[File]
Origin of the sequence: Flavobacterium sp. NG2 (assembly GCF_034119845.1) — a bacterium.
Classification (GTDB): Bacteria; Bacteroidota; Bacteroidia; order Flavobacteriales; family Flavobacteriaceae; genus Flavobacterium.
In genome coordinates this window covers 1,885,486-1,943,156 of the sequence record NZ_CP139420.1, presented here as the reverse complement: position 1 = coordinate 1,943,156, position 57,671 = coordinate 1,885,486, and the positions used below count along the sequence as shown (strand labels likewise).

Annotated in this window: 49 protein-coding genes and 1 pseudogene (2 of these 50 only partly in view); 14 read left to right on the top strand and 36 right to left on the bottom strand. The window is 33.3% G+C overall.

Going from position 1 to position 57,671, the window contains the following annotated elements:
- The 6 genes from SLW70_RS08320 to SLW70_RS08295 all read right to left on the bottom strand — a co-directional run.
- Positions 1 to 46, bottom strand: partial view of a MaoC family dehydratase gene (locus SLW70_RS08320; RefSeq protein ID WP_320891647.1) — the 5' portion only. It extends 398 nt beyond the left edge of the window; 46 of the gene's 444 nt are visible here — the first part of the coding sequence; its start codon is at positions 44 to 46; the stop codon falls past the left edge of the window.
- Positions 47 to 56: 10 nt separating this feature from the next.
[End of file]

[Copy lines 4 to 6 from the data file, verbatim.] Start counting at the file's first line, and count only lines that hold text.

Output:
Annotated in this window: 49 protein-coding genes and 1 pseudogene (2 of these 50 only partly in view); 14 read left to right on the top strand and 36 right to left on the bottom strand. The window is 33.3% G+C overall.

Going from position 1 to position 57,671, the window contains the following annotated elements:
- The 6 genes from SLW70_RS08320 to SLW70_RS08295 all read right to left on the bottom strand — a co-directional run.